Mon, Aug 01, 2016 - Page 6 News List

HK reflects risk posed by Beijing to Taiwan

By Martin Oei 黃世澤

In preparation for the Hong Kong Legislative Council’s elections next month, the Hong Kong government has added a demand that is not part of the Legislative Council Ordinance: Candidates must sign a document to recognize that Hong Kong is an inalienable part of China.

As there is no basis for this requirement, parties in the pan-democracy camp, as well as the three pro-independence parties — Hong Kong Indigenous, Younginspiration and the Hong Kong National Party — refused to sign the document.

On Saturday, the Hong Kong government informed the candidate with the strongest pro-independence views, Chan Ho Tin (陳浩天) of the Hong Kong National Party, that he was not qualified to run.

Interference by the Chinese Communist Party (CCP) is increasing, although this interference is restricted to “phantom voters” or offering small bribes. These are sure to be the actions of political parties and the CCP’s liaison office in Hong Kong, but the Hong Kong government continues to say that it is impartial.

In the past, no candidate was ever disqualified because of their political stance, and based on the experiences of election observers, the vote-counting process has been fair and impartial.

Hong Kongers still believe in the “one country, two systems” model, because government officials continue to remain neutral in elections and the courts still maintain their independence and neutrality.

The use of a requirement that does not exist in the Legislative Council Ordinance to disqualify Chan’s candidacy is a matter of filtering candidates according to political standards. If pro-independence candidates are disqualified today, then candidates demanding that those behind the 1989 Tiananmen Massacre be held responsible could well be the next to be disqualified, and that could even be followed by pro-Beijing candidates opposed to Hong Kong Chief Executive Leung Chun-ying (梁振英).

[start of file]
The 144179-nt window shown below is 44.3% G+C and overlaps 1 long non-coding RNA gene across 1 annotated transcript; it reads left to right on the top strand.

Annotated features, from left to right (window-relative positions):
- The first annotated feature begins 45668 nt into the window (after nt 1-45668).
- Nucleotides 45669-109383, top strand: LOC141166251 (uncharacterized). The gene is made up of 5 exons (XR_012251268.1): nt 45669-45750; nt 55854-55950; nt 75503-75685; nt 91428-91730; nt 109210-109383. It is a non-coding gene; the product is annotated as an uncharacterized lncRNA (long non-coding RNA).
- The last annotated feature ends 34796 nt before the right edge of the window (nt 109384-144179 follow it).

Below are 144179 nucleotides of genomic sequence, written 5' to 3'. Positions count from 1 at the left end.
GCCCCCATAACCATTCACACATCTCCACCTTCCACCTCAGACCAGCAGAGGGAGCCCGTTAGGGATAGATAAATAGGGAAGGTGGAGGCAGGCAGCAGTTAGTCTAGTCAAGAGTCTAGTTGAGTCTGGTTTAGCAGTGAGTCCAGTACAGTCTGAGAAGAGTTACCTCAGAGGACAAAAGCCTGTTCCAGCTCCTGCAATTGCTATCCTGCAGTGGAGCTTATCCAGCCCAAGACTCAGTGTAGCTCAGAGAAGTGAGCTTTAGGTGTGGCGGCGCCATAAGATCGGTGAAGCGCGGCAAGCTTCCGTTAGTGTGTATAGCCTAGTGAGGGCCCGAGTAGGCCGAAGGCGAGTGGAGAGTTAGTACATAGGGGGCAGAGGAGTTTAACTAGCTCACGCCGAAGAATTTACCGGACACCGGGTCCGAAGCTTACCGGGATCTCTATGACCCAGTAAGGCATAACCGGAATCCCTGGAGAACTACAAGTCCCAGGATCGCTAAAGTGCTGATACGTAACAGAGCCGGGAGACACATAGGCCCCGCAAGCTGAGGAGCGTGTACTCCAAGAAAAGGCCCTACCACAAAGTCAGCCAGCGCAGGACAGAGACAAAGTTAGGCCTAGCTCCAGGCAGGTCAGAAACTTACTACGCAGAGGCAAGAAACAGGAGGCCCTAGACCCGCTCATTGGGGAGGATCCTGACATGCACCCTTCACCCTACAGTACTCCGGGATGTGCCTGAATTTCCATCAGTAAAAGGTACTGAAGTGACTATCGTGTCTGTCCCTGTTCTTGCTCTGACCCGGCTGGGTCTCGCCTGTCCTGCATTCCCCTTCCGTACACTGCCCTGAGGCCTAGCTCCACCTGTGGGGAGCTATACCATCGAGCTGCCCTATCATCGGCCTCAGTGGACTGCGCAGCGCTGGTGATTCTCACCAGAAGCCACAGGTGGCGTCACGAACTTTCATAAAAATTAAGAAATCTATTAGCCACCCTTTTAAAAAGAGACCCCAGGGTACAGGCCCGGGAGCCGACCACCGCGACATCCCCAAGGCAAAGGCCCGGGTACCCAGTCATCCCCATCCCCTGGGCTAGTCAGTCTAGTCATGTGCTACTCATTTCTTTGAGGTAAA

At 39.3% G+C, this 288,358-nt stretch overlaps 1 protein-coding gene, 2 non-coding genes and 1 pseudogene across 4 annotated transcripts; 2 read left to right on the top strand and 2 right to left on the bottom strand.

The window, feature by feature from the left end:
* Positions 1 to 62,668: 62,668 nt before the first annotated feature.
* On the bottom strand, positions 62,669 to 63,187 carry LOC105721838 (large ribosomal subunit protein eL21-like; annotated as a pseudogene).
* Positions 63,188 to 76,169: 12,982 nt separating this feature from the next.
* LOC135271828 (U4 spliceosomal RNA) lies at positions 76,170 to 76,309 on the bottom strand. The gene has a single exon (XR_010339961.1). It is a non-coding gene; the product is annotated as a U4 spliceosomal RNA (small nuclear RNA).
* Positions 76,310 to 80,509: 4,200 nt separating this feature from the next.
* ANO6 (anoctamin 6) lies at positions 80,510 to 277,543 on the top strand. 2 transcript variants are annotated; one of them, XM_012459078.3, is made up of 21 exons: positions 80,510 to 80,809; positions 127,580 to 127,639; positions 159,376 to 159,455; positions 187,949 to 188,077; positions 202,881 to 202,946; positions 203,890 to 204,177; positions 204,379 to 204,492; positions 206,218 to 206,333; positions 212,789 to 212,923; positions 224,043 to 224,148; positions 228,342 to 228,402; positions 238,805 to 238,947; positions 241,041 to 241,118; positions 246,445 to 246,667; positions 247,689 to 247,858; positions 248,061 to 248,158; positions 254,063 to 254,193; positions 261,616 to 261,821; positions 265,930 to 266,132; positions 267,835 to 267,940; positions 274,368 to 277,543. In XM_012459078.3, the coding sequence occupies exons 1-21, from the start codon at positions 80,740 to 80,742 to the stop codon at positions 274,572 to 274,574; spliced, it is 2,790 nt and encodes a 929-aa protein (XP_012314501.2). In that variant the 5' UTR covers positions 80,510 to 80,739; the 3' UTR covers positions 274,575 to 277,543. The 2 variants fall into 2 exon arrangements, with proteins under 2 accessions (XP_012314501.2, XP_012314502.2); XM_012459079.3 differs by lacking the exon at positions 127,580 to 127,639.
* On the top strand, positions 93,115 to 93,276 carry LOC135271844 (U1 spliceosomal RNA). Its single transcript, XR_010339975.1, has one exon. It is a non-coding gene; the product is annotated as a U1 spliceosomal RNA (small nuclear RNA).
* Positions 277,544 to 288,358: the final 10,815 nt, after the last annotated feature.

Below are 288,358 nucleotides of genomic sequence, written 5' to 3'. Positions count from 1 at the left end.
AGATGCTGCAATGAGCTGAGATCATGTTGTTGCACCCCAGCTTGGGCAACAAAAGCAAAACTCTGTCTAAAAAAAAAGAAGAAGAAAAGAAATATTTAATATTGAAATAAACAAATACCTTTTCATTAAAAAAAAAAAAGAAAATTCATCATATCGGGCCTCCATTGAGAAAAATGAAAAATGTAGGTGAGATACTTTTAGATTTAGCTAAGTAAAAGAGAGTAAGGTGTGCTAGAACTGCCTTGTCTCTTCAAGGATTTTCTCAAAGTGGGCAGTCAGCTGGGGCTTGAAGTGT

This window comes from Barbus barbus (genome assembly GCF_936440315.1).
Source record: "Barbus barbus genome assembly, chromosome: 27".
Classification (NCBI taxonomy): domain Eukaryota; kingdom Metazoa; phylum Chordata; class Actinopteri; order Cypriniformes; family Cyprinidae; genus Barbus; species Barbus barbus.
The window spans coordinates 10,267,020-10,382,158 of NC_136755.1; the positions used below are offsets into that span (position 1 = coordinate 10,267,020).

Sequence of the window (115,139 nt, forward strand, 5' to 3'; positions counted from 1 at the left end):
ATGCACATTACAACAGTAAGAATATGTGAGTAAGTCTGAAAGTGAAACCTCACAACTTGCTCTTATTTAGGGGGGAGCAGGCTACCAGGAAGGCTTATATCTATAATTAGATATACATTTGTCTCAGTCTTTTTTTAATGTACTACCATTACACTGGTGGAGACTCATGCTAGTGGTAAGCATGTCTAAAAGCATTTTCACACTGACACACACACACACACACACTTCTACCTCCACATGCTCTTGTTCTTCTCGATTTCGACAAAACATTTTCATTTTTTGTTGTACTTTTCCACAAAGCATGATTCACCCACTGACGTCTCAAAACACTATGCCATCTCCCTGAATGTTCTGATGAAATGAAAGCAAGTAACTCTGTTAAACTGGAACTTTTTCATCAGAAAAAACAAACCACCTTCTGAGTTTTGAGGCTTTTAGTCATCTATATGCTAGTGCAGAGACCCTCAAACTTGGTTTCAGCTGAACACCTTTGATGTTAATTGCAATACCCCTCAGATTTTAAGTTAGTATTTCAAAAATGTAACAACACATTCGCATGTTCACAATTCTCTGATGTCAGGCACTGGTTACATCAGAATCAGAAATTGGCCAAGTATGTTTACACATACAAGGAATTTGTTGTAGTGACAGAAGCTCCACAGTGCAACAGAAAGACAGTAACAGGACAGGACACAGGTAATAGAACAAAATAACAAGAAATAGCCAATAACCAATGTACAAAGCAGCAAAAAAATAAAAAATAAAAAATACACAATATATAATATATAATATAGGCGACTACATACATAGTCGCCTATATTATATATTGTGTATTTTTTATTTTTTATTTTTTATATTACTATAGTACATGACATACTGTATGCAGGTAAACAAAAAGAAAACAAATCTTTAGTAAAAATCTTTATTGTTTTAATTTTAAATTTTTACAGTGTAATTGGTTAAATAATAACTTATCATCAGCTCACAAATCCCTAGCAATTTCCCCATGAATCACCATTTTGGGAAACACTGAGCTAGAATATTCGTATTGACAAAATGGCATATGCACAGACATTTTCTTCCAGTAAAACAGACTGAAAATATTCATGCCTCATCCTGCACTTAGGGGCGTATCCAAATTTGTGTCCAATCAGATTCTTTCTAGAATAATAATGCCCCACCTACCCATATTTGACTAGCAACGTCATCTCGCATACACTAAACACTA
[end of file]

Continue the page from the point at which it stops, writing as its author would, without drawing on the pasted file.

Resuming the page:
That would turn the “one country, two systems” model into an empty political slogan: not only would it no longer be possible to use it to try to cheat Taiwanese, even Hong Kongers would stop believing in it. Judging from Leung’s actions, China has clearly abandoned any attempts to use the “one country, two systems” model to deceive Taiwanese.

If taking a soft approach does not work, then it is likely to take a tough approach toward Taiwan. Looking at the issue from this perspective, Taiwan must be more proactive in preventing a Chinese invasion and it must remove any corrupt pro-China elements and other people that China has secret dealings with from its military forces and national security organizations. This is necessary, because China could take military action against Taiwan at any time and for any reason, ignoring the reactions of the US, Japan and other nations.

Martin Oei is a political commentator based in Hong Kong.

Translated by Perry Svensson

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